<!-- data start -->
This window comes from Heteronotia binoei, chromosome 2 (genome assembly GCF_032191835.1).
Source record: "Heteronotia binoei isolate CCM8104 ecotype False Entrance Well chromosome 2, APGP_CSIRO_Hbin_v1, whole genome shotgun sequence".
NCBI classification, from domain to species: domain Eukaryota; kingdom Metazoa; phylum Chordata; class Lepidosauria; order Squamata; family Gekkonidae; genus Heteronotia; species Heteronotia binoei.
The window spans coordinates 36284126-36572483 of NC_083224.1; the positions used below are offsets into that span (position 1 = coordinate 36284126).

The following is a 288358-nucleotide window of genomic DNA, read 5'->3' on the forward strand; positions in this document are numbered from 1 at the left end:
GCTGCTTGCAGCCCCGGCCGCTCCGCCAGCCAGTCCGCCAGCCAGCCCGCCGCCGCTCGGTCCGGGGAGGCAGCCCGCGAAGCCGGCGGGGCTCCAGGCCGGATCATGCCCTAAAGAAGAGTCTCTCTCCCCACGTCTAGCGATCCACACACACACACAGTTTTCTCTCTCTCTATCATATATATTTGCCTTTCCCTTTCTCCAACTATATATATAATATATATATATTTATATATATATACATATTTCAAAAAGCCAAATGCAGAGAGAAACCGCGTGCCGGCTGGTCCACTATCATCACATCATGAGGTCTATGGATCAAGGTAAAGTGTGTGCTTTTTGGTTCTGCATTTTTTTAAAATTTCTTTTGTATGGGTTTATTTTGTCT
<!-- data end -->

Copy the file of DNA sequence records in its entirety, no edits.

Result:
This window comes from Heteronotia binoei, chromosome 2 (genome assembly GCF_032191835.1).
Source record: "Heteronotia binoei isolate CCM8104 ecotype False Entrance Well chromosome 2, APGP_CSIRO_Hbin_v1, whole genome shotgun sequence".
NCBI classification, from domain to species: domain Eukaryota; kingdom Metazoa; phylum Chordata; class Lepidosauria; order Squamata; family Gekkonidae; genus Heteronotia; species Heteronotia binoei.
The window spans coordinates 36284126-36572483 of NC_083224.1; the positions used below are offsets into that span (position 1 = coordinate 36284126).

The following is a 288358-nucleotide window of genomic DNA, read 5'->3' on the forward strand; positions in this document are numbered from 1 at the left end:
GCTGCTTGCAGCCCCGGCCGCTCCGCCAGCCAGTCCGCCAGCCAGCCCGCCGCCGCTCGGTCCGGGGAGGCAGCCCGCGAAGCCGGCGGGGCTCCAGGCCGGATCATGCCCTAAAGAAGAGTCTCTCTCCCCACGTCTAGCGATCCACACACACACACAGTTTTCTCTCTCTCTATCATATATATTTGCCTTTCCCTTTCTCCAACTATATATATAATATATATATATTTATATATATATACATATTTCAAAAAGCCAAATGCAGAGAGAAACCGCGTGCCGGCTGGTCCACTATCATCACATCATGAGGTCTATGGATCAAGGTAAAGTGTGTGCTTTTTGGTTCTGCATTTTTTTAAAATTTCTTTTGTATGGGTTTATTTTGTCT